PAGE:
Loreto Memories

Christine Vasquez - Monday 14th December


Wednesday the 16th December marks the 175th anniversary of the arrival of the Loreto Sisters on the Rock. News Editor Christine Vasquez looks back at the role they played in her life.

An interview on Radio Gibraltar has made me reminisce about growing up with the Loreto Nuns. I have such fond memories. There were all characters: Sister Thaddeus had a short fuse, and Mother Presentation was a sweetheart. But, my guardian angel was the cook, Sister Celestine. She’d save me whenever I got into trouble, sitting me in the kitchen with tea and biscuits.

The School Head was Sister Theresa. She would sing in a high-pitched voice and we would struggle to control the schoolgirl giggles every morning in chapel. Religion was obviously a big thing - more of a way of life. It was after all very much a convent as well as a school, and this held its own mystery as we wondered what their bedrooms on the private corridor looked like.

I was quite a naughty, chatterbox child who combined my days between tearing around on go-carts in Moorish Castle and learning deportment at school. The nuns were strict, but I always remember them as kind and with a twinkle in their eyes. Their aim was to make young ladies of us, but in hindsight I think they also admired a rebellious streak - although they did their best to tame it.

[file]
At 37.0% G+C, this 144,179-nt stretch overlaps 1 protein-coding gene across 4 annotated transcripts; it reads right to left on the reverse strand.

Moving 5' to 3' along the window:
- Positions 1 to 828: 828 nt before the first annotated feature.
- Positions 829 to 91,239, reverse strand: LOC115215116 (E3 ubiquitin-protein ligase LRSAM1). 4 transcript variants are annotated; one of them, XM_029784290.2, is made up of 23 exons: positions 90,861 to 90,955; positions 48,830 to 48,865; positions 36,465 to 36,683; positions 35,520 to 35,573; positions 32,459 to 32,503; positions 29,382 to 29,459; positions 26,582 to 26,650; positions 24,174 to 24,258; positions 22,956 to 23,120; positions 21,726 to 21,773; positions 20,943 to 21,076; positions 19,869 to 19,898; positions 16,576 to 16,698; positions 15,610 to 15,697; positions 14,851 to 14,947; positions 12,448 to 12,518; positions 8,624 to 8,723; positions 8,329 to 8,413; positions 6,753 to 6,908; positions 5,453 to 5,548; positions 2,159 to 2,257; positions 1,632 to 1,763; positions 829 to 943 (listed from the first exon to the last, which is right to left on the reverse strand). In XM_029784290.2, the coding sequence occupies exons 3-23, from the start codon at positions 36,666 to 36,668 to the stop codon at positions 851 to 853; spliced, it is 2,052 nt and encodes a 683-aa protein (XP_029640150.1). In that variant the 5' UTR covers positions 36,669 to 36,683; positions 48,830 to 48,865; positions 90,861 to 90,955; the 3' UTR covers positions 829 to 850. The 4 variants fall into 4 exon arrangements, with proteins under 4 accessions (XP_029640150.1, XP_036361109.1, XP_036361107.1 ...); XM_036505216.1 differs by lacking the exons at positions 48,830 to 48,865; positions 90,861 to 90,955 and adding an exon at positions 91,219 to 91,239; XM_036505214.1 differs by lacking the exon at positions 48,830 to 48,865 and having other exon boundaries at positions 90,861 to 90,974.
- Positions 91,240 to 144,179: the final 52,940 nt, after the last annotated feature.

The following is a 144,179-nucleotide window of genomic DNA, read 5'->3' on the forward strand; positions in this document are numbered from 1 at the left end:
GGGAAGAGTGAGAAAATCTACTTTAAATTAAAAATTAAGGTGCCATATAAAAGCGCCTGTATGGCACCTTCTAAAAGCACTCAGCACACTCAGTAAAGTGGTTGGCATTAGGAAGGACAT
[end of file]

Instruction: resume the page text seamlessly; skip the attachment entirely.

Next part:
Even then, I enjoyed asking questions and would bombard them with, “Sister, do you have hair under your veil? Is it long? Who cuts it for you?’’ They were such a part of my life that I remember announcing one day that when I grew up I wanted to be a nun. Their answer:

“You can serve the Lord in many ways, but somehow I don’t think that’s your vocation.” They weren’t that naïve!

The nuns brought their Irish heritage with them, and we would always pray for the troubles in Ireland even though as an eight-year-old growing up in cushioned Gibraltar, I never really knew what I was praying for. I knew it was important to them, so I always prayed really hard for Ireland. I now wonder how homesick they were, even though they really made Gibraltar their home.

Obviously, Saint Patrick’s Day was one of the highlights of the year. There were no lessons and we played games. If my memory serves me correctly, the Irish Regiment, then stationed on the Rock, would deliver a box of shamrocks and a couple of bottles of Baileys. I think it was the one day the nuns would indulge in a tipple. The other big day at school was ‘Missions’. It was a fete, open to the public, with the funds raised going to underprivileged countries. Mother Dipna, in charge of the gardens, would sell plants at 10p a pot.

Generations have enjoyed an ‘old school’ rounded education at the hands of the Loreto Sisters. There was a lot of reciting poetry, and the importance of good manners was drilled into us. If I had to give tips on how you recognise a Loreto past pupil: their heads automatically bob when they say ‘Jesus’, they know not to fidget, they can play netball (boy, did we play netball), and they have a honed ability to glide across chairs or into cars with knees and ankles always closed together- a skill that requires years of practice.